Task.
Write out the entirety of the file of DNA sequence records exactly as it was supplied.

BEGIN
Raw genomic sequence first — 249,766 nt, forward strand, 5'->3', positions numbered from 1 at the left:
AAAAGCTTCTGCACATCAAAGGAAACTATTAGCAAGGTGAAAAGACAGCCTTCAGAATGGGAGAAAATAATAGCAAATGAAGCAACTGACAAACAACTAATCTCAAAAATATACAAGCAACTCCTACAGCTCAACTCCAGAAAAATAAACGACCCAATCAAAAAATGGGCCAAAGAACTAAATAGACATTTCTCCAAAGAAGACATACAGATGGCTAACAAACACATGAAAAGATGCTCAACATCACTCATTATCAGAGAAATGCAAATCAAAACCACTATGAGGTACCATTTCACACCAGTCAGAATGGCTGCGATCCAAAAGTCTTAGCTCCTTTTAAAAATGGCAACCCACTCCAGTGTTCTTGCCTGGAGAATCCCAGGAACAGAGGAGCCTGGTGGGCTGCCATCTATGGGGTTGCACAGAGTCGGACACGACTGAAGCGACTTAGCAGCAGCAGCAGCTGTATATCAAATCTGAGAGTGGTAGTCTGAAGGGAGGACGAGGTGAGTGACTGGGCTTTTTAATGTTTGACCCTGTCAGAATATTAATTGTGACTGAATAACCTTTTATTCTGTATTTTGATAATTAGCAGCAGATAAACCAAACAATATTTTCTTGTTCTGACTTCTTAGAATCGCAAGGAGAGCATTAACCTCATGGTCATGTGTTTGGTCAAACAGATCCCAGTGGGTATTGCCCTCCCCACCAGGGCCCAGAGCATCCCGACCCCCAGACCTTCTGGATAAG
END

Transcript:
Raw genomic sequence first — 249,766 nt, forward strand, 5'->3', positions numbered from 1 at the left:
AAAAGCTTCTGCACATCAAAGGAAACTATTAGCAAGGTGAAAAGACAGCCTTCAGAATGGGAGAAAATAATAGCAAATGAAGCAACTGACAAACAACTAATCTCAAAAATATACAAGCAACTCCTACAGCTCAACTCCAGAAAAATAAACGACCCAATCAAAAAATGGGCCAAAGAACTAAATAGACATTTCTCCAAAGAAGACATACAGATGGCTAACAAACACATGAAAAGATGCTCAACATCACTCATTATCAGAGAAATGCAAATCAAAACCACTATGAGGTACCATTTCACACCAGTCAGAATGGCTGCGATCCAAAAGTCTTAGCTCCTTTTAAAAATGGCAACCCACTCCAGTGTTCTTGCCTGGAGAATCCCAGGAACAGAGGAGCCTGGTGGGCTGCCATCTATGGGGTTGCACAGAGTCGGACACGACTGAAGCGACTTAGCAGCAGCAGCAGCTGTATATCAAATCTGAGAGTGGTAGTCTGAAGGGAGGACGAGGTGAGTGACTGGGCTTTTTAATGTTTGACCCTGTCAGAATATTAATTGTGACTGAATAACCTTTTATTCTGTATTTTGATAATTAGCAGCAGATAAACCAAACAATATTTTCTTGTTCTGACTTCTTAGAATCGCAAGGAGAGCATTAACCTCATGGTCATGTGTTTGGTCAAACAGATCCCAGTGGGTATTGCCCTCCCCACCAGGGCCCAGAGCATCCCGACCCCCAGACCTTCTGGATAAG